Anti-foreigner violence in South Africa has already hit the mining sector, a mainstay of the domestic economy, and threatens to undermine confidence among international investors, analysts say. Even before the unrest broke out, the outlook for the South African economy was clouded by uncertainty.
South Africa's producer price index (PPI) rose by 11,8% year-on-year in March from 11,2% in February, Statistics South Africa data on Thursday showed. Dawie Roodt, economist at Efficient Group, commented: "I am afraid all these price increases from producers will start filtering to consumers."
The South African government will on Friday announce whether power supply can be increased to mines while maintaining the stability of the system. The review of consumption comes in the wake of last week's surprise announcement that the sector would lose thousands of jobs due to the power crisis.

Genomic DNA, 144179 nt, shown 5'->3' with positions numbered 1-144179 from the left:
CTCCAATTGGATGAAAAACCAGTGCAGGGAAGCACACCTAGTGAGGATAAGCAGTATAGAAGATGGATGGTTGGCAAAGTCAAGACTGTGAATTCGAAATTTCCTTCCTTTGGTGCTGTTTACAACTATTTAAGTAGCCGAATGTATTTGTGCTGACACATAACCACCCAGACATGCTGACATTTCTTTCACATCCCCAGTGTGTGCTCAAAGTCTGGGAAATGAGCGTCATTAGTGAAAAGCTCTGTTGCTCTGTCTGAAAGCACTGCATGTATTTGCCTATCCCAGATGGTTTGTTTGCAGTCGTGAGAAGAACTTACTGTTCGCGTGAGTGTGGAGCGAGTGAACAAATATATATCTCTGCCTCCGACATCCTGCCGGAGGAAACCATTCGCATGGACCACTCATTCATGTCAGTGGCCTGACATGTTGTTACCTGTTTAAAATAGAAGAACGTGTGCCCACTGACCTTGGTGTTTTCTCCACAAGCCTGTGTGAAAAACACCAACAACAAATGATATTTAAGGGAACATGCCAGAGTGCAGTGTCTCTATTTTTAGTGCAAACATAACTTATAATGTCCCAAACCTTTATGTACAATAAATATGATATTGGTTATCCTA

South African Minister of Minerals and Energy Buyelwa Sonjica has confirmed that job losses at mines are unavoidable, the South African Broadcasting Corporation reported on Friday. Sonjica said this became apparent at Thursday's meeting with labour unions and the Chamber of Mines, but she would not disclose the number of job losses that will take place.
South Africa's producer price index (PPI) rose by 9,4% year-on-year (y/y) in September, unchanged from August, Statistics South Africa data on Thursday showed. The PPI declined 0,7% on a monthly basis after August's monthly increase of 0,7%. PPI was at 9% y/y a year ago.